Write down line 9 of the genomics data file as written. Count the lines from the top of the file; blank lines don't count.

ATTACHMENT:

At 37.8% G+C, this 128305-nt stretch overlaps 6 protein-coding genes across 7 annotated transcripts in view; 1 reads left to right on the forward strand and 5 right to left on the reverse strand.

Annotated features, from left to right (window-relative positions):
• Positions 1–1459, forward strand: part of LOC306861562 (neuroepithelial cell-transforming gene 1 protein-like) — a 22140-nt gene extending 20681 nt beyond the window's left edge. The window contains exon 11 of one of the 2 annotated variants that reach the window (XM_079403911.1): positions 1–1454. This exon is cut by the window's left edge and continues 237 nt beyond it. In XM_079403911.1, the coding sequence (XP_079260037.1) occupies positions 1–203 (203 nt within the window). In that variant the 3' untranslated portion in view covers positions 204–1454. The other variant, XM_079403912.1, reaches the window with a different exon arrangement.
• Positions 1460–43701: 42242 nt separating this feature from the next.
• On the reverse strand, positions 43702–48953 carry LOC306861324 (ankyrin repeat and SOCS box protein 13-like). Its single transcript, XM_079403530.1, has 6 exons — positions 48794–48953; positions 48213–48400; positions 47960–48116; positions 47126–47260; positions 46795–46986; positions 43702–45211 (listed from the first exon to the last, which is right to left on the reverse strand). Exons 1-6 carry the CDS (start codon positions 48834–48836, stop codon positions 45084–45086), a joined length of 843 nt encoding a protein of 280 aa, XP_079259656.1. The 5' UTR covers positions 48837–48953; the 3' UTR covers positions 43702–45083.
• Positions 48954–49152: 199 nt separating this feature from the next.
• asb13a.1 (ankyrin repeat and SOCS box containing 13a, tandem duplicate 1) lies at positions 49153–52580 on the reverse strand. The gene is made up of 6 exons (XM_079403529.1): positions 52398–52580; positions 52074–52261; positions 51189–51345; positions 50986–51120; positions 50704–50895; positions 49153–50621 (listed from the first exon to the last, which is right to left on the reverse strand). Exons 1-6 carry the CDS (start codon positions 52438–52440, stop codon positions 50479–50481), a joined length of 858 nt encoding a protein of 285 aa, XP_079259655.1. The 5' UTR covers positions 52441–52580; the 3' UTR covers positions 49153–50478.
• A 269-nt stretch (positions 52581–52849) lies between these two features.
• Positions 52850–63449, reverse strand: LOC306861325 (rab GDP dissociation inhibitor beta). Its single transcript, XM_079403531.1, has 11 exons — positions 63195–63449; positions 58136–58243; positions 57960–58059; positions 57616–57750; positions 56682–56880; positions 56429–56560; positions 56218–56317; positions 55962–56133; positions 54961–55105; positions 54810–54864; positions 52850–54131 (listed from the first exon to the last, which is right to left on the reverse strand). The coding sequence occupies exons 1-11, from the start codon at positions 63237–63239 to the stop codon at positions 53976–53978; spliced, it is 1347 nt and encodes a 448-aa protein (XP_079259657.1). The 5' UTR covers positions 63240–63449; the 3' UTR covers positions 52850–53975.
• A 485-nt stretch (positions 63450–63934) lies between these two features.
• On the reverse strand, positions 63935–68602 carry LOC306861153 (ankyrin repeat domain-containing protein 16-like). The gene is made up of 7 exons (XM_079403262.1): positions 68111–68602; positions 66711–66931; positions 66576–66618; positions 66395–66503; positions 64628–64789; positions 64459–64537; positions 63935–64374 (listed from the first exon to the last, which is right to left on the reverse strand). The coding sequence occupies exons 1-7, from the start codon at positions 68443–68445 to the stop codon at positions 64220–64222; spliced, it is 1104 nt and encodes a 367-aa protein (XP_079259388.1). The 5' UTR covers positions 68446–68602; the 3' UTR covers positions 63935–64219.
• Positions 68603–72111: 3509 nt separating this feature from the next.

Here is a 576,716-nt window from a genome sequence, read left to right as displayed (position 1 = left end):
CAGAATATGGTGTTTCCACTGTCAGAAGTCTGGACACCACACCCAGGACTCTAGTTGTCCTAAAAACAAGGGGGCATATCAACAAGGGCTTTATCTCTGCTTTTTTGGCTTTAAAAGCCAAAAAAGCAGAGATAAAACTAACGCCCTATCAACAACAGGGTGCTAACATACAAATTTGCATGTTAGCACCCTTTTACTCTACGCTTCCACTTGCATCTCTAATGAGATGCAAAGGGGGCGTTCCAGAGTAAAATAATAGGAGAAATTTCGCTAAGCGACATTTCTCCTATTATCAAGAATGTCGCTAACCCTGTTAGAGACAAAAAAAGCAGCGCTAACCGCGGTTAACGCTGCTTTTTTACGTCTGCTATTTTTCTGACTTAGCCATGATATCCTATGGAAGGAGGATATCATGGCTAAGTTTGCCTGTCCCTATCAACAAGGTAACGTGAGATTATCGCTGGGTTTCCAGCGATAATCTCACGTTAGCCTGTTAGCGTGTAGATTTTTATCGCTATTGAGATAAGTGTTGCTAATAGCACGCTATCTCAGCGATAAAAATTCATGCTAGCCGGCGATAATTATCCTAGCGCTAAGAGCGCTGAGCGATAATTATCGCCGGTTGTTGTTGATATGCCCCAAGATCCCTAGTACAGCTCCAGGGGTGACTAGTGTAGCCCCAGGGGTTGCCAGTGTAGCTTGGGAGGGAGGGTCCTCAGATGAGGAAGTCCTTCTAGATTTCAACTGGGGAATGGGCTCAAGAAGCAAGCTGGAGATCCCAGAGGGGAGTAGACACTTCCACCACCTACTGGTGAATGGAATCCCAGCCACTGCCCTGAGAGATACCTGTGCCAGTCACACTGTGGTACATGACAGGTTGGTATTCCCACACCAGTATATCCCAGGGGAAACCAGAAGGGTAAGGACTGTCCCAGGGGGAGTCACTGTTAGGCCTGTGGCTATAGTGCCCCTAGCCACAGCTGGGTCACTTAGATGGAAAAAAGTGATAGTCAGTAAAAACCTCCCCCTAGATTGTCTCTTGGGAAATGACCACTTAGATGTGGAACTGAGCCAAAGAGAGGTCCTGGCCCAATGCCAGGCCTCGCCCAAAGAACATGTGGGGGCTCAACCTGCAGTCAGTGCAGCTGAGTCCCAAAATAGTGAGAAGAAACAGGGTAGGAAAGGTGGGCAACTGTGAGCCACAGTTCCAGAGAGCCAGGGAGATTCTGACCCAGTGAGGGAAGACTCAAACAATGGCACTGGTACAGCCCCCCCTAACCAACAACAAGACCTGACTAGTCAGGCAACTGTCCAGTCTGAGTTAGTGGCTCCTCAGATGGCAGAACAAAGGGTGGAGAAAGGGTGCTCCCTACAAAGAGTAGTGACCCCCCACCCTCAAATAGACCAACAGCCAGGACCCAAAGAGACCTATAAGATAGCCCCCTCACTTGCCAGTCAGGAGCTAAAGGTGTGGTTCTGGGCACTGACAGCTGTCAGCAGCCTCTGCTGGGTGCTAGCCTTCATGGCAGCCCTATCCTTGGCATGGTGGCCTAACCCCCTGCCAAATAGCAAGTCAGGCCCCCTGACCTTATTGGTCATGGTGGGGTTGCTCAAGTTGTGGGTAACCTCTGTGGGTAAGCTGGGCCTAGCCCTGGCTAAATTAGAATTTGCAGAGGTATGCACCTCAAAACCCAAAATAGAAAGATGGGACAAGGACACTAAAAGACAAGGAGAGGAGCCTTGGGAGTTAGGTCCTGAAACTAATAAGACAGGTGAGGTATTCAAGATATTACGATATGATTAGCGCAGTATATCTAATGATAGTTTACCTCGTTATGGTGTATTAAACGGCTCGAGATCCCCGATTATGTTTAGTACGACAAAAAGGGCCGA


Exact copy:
• Positions 52850–63449, reverse strand: LOC306861325 (rab GDP dissociation inhibitor beta). Its single transcript, XM_079403531.1, has 11 exons — positions 63195–63449; positions 58136–58243; positions 57960–58059; positions 57616–57750; positions 56682–56880; positions 56429–56560; positions 56218–56317; positions 55962–56133; positions 54961–55105; positions 54810–54864; positions 52850–54131 (listed from the first exon to the last, which is right to left on the reverse strand). The coding sequence occupies exons 1-11, from the start codon at positions 63237–63239 to the stop codon at positions 53976–53978; spliced, it is 1347 nt and encodes a 448-aa protein (XP_079259657.1). The 5' UTR covers positions 63240–63449; the 3' UTR covers positions 52850–53975.